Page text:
Some claim the seed is the most nutrient-dense part of an avocado, but there’s a lack of evidence that shows whether avocado seeds offer health benefits. It is unclear whether the seed is safe to consume.
The large seed makes up about 13% to 17% of the creamy flesh inside an avocado, which packs healthy fats and fiber. Read on to learn about where there are benefits to consuming an avocado seed and the possible risks.
An avocado seed is a source of carbs, fatty acids, minerals, protein, and vitamins. Some evidence suggests that carbs make up nearly 65% of its dry weight. Protein makes up anywhere from 2.64% to 23%, and fatty acids make up 1.1% to 1.6%.
Research has found that avocado seeds contain antioxidants, such as flavonoids and phenolics. Antioxidants protect against cell damage, which might reduce disease risk. Those compounds have several other benefits, including getting rid of inflammation and lowering cholesterol.
There’s limited data on the nutrient content of an avocado seed. In contrast, the avocado itself packs plenty of nutrients, including:
There’s limited data on whether avocado seeds are beneficial and safe for humans. Existing studies have focused on the potential benefits of avocado seed extracts rather than the seed itself. Researchers have also only provided information on lab testing and not clinical data.
The California Avocado Commission states that the avocado seed contains compounds that are unsafe to consume. For example, avocado seeds contain cyanogenic glycosides, tannins, and trypsin inhibitors. Those compounds are antinutrients, which may decrease your body’s ability to absorb minerals and vitamins.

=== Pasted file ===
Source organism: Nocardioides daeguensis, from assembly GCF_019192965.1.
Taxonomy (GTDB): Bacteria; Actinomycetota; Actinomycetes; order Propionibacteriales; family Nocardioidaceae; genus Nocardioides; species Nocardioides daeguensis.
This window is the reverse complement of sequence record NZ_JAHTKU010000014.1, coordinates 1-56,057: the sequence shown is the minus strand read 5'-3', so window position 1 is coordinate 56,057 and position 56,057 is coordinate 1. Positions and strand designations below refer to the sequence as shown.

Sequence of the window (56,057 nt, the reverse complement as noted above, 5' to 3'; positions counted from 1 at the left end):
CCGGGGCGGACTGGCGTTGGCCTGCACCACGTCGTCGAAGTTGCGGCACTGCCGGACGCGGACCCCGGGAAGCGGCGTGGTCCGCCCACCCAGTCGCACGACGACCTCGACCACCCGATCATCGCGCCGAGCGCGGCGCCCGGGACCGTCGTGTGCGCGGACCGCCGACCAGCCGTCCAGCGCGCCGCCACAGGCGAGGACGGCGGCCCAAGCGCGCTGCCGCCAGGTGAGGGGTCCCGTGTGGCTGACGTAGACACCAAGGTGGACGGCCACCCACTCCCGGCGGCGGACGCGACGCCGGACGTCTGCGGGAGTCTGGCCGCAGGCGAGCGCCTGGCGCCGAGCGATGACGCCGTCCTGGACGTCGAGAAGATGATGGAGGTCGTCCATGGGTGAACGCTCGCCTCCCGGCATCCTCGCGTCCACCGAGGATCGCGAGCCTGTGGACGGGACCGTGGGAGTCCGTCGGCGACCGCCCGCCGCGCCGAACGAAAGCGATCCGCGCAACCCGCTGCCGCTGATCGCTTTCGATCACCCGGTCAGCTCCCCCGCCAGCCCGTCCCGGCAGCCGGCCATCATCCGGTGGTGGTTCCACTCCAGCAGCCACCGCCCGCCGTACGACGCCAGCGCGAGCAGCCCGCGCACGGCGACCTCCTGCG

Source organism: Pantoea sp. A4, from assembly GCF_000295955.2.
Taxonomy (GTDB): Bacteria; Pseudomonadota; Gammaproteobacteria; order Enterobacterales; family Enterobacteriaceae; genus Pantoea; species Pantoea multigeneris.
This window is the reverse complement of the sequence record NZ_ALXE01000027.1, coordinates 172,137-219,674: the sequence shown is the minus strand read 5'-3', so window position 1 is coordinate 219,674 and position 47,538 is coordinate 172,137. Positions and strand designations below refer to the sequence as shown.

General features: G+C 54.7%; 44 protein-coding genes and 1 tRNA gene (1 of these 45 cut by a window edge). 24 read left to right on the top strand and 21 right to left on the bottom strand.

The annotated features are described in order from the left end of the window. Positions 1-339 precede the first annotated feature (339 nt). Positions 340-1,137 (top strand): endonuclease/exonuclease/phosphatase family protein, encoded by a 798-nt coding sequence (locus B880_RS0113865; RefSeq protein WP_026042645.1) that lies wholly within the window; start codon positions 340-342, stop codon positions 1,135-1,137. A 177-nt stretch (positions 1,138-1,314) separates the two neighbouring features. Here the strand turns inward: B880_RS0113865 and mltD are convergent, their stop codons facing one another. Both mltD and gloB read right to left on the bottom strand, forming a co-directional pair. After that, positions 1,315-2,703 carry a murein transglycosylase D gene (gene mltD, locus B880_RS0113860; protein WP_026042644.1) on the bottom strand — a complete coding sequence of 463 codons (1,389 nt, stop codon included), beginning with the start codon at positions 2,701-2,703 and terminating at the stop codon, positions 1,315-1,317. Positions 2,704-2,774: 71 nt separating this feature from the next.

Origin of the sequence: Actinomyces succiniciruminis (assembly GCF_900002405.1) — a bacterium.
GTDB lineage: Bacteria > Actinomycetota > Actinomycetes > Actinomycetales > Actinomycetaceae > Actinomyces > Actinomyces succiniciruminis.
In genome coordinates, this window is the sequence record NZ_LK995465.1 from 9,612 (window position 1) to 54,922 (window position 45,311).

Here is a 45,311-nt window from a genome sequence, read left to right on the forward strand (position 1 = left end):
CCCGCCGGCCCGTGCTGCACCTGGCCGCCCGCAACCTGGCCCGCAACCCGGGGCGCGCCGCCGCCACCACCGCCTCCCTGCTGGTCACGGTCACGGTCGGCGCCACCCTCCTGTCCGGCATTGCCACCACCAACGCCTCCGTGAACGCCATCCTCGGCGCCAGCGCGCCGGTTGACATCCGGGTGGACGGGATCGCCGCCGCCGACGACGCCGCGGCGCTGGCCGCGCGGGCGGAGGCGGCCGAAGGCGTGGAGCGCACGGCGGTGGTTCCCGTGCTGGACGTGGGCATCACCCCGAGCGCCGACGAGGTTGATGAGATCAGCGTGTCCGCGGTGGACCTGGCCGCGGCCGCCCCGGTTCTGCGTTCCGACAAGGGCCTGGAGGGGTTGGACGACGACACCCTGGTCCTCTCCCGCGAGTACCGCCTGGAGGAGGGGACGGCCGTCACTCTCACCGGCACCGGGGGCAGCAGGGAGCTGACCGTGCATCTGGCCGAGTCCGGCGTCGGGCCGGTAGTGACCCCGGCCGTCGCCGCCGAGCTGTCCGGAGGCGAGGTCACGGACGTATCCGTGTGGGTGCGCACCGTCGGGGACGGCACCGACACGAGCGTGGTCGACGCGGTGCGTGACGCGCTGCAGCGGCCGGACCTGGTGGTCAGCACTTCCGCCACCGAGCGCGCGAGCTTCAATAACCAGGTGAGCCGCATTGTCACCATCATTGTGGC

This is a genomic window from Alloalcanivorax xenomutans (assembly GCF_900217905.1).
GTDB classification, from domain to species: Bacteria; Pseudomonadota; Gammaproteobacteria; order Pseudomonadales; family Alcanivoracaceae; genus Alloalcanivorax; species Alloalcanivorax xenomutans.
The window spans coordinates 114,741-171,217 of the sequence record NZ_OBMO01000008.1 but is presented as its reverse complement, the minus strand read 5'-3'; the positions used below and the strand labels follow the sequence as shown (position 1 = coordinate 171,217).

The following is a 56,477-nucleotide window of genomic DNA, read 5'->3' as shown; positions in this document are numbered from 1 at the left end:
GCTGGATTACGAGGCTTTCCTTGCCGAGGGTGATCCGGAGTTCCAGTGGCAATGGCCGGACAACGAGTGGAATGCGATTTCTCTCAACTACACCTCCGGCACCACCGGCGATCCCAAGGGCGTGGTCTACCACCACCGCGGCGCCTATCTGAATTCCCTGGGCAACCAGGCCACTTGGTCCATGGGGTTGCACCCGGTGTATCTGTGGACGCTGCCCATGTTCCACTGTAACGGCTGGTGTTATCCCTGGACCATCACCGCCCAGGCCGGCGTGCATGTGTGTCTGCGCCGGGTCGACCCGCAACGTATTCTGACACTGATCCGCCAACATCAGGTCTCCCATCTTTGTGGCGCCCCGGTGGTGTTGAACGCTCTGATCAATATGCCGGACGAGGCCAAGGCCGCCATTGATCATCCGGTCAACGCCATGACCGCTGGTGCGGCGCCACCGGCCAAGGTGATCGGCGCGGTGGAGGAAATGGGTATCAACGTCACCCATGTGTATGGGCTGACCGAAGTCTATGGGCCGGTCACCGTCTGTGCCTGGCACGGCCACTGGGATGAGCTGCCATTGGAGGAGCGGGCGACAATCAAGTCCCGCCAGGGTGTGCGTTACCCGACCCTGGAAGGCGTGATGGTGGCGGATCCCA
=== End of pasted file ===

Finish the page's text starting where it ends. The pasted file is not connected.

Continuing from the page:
Because the avocado seed is too hard to eat whole, you may see videos suggesting you chop it up into pieces and blend it. However, avocado seeds have not been proven to be safe to consume in any form. Therefore, no safe recommendations on how to eat avocado seeds can be provided.
Instead, stick to eating the avocado’s creamy flesh: “It’s chock-full of good fat, vitamins, minerals, antioxidants, and fiber,” Cynthia Sass, MPH, RDN, Health‘s contributing nutrition editor, told Health.
Here are some ways to incorporate avocado flesh into your diet:
- Add avocado to your favorite salsa or soup recipe.
- Layer avocado slices onto a salad or sandwich, or top a veggie pizza with them.
- Remove the avocado seed and replace it with two ounces of 1% cottage cheese for a protein-filled, fat-burning snack.
- Spread mashed avocado onto a slice of whole-grain toast with scrambled eggs.
It’s unclear whether it’s beneficial, or even safe, to consume avocado seeds. The large seed is a source of antioxidants, carbs, fatty acids, and protein. Still, avocado seeds have high amounts of possibly harmful plant compounds.
You can find plenty of fiber, minerals, and vitamins in fruits and vegetables, including the avocado itself. Opt for foods like carrots, oranges, strawberries, and sweet peppers, which pack antioxidants that protect against cell damage.